In Asia on Friday morning, the dollar traded lower ahead of U.S. inflation data that could indicate when the Federal Reserve will raise interest rates. The Chinese yuan also fell to its lowest level in months after authorities intervened to halt the currency’s recent surge.
The U.S. Dollar Index, which measures the value of the dollar against a basket of other currencies, had fallen 0.07 percent to 96.183 at 3:14 AM GMT.
The Australian dollar rose 0.07 percent to 0.7154, while the New Zealand dollar rose 0.10 percent to 0.6800. The GBP/USD exchange rate rose 0.06 percent to 1.3226. The USD/CNY exchange rate fell 0.15 percent to 6.3678, while the USD/JPY exchange rate rose 0.06 percent to 113.50.
After the central bank hiked foreign currency reserve requirements on Thursday, China’s yuan retreated from a three-and-a-half-year high and was headed for its most significant dip in more than four months.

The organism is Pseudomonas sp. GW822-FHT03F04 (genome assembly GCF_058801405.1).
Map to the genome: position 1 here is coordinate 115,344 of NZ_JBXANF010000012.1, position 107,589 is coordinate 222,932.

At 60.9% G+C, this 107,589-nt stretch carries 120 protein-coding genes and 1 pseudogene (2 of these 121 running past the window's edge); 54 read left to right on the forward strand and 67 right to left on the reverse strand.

The pound remained stable, barely over a 2021 low touched when the Plan B limits were announced on Wednesday. The discovery of a new strain of COVID-19 roiled markets late last week, sending investors fleeing for safety, but investors have since taken solace from hints that the worst concerns may not be realized.
Bitcoin fell 6.1 percent to $47,562.34, seeking to regain its footing following an intense weekend drop.
The dollar lost momentum against most major peers on Thursday, despite early data suggesting the Omicron version of the new coronavirus may not be as deadly as feared and new COVID-19 restrictions in the United Kingdom hurting the pound.
The dollar is heading for its seventh weekly gain ahead of U.S. data, including the consumer price index (CPI), which is coming later in the day.
As expected, and maintained its indications that a first hike could come in April 2022, despite the fact that it had risen to its highest level due to higher oil prices.